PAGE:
An innate sense of direction …

…is not something I came equipped with. Its a bit of a joke, but we are getting to the point where – combined with my intense relationship with Murphy’s law – it is getting to be a bit sad. We set off today with the intention of a one hour drive to do a 1 1/2 – 2 hour trail ride. Easy peasy right? One would have thought, but we decided to “beer budget dressage-it”.

I got some directions from the person we were meeting, double checked those with mapquest and my phone’s GPS. Everything was in sync. We loaded Rio, Tas, and Liberty (because who doesn’t trail ride a Belgian draft horse) and set out up the hill. When we left, we were discussing how much we disliked hauling up and down our very steep hill. However, by the end of the afternoon, our perspectives would be vastly expanded.

All went well for the first 20-30 minutes until we got to the first detour and made the mistake of following it. After that it was nothing but a circuitous trip downhill. The phones could not “re-calculate” anything other than the original route – the road we needed was just the other side of the detour because we drove back to check and see. We ended up pulling over and I walked down to the bridge under construction and got some insight from the construction workers. That got us a lot further (in the right direction) than other options and attempts. However, karma a/k/a Murphy wasn’t done yet. We got stuck with construction two more times and then got stuck behind trucks painting new lines on the road. (Sucka’s- my trailer is eight feet wide on your teensy little back road – those lines were smudged within seconds!). Several phones calls to the person that we were traveling to and we were back on track. until …(cue the banjo’s)….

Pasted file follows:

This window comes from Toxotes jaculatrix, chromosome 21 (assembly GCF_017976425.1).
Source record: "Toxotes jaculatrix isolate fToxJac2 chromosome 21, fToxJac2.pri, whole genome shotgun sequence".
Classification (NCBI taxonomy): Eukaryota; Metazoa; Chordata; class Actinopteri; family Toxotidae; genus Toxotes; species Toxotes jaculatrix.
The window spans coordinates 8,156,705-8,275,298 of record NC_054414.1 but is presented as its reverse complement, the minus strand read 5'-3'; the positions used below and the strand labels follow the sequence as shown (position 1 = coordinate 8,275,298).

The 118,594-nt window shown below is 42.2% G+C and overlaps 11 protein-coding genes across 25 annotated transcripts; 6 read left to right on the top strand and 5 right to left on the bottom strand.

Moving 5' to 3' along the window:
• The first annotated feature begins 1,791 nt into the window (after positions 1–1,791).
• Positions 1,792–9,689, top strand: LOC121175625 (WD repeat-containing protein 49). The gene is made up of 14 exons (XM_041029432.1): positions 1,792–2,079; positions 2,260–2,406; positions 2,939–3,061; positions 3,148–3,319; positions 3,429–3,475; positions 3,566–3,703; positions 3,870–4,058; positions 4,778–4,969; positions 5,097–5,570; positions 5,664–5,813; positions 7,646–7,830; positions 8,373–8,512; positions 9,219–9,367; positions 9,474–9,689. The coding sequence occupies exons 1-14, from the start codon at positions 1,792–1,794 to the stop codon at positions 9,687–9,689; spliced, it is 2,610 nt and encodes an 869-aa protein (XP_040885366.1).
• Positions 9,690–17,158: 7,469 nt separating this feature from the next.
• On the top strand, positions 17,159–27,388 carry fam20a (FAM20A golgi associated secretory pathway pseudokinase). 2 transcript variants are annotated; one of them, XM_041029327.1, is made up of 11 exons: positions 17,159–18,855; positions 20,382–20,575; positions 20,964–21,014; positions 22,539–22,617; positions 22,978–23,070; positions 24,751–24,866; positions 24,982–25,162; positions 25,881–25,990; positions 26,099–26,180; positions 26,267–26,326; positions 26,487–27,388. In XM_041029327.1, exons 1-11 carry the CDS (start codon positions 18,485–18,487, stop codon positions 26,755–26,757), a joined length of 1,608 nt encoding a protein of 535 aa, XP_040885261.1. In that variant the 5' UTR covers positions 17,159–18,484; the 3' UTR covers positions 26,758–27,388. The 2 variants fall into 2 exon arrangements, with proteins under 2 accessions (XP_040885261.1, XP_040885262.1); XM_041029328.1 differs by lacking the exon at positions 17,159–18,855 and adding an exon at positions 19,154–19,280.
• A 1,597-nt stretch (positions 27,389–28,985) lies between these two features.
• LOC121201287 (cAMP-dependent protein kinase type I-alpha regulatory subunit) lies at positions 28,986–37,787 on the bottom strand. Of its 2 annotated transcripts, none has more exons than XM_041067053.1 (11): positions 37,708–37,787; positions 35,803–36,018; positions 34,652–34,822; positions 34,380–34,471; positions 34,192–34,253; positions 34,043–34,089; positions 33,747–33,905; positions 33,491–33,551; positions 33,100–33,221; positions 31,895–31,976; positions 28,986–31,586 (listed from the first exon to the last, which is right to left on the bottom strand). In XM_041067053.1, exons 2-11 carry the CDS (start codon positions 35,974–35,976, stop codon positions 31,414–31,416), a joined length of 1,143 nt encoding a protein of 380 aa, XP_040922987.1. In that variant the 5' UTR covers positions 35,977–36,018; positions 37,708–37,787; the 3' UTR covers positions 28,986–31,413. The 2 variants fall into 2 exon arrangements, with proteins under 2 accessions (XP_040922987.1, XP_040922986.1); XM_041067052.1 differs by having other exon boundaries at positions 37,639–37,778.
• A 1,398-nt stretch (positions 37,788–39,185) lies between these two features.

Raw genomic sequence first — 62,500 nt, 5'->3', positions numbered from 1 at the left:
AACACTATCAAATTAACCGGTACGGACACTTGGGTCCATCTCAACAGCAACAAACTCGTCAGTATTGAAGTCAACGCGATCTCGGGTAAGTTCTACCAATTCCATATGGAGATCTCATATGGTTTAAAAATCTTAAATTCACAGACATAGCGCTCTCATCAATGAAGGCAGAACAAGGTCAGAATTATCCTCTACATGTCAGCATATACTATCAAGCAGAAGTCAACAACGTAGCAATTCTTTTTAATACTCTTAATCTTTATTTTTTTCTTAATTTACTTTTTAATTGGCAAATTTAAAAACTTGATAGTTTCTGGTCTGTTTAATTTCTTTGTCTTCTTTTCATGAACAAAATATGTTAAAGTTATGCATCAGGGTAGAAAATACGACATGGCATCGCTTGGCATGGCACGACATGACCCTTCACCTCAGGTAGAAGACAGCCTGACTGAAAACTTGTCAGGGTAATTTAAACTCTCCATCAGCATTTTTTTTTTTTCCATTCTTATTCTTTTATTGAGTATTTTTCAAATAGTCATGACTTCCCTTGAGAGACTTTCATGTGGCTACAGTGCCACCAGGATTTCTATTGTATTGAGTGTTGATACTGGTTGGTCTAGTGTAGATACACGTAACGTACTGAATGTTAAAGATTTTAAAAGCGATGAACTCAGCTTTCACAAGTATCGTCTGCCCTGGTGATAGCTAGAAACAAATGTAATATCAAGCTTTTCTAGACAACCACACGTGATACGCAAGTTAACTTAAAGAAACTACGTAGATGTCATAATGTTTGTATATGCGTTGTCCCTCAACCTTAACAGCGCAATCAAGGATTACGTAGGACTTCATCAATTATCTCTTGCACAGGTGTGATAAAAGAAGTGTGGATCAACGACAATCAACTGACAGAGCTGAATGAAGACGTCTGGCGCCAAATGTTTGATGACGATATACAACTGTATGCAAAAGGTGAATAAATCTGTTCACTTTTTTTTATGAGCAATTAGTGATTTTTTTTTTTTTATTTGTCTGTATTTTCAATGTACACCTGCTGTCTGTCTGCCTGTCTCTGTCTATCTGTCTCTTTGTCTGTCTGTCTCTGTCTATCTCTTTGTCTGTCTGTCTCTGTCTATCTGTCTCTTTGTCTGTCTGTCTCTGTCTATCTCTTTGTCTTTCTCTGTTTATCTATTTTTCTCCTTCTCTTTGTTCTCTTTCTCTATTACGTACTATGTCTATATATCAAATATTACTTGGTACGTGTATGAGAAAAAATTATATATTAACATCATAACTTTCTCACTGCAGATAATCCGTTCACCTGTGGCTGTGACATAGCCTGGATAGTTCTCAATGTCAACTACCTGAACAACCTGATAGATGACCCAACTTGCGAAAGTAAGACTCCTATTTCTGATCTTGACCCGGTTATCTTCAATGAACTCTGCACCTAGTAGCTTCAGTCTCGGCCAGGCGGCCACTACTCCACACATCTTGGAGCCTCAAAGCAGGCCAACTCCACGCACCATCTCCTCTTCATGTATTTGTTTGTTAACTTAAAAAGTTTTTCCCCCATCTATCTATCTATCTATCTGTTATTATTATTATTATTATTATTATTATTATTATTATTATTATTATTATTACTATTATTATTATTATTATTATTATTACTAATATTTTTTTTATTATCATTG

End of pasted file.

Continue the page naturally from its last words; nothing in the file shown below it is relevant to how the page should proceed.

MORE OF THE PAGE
We are coming down the slightly-more-than-one-lane-but-certainly-not-two-lanes gravel goat path/road and there was a large work truck parked on the side of the road. A SmartCar would not have fit around and we certainly were not. Two elderly men were standing there chatting..and chatting..and despite some long looks and waving…chatting. Finally I put the window down and announce that we cannot get past them and they need to move the truck. One of the elderly men hobbles over, pulls a wheel chalk out from behind his wheels, gets in and moves the truck ahead ten feet and maybe over a foot. He hobbles back and puts the wheel chalk in place. I put my head back out the window and state that I am not certain that will give us enough room and then started to try and squeak by. The driver comes over to the window and starts to explain that he was having transmission troubles. I indicated that I was sorry to hear that and tried to continue to inch the trailer forward. The fellow then continues on with what garage I should avoid for transmission work, etc. I explain that my horses have been on the trailer for a long time and that my friend is standing in the road ahead and is waiting on me. The erstwhile sufferer of transmission troubles now leans in the drivers window to continue the saga. I explain that I don’t want to run him over but that I really had to keep going. He walked along a few steps and we finally cleared his truck and were able to go faster than a snails pace. I have to admit that one flabbergasted me and I was really trying to avoid just yelling in desperation to “Shut Up and Let Me Pass!” Why potentially running him over seemed less rude than yelling is debatable but I was stressed and tired and wanted my poor horses off the trailer.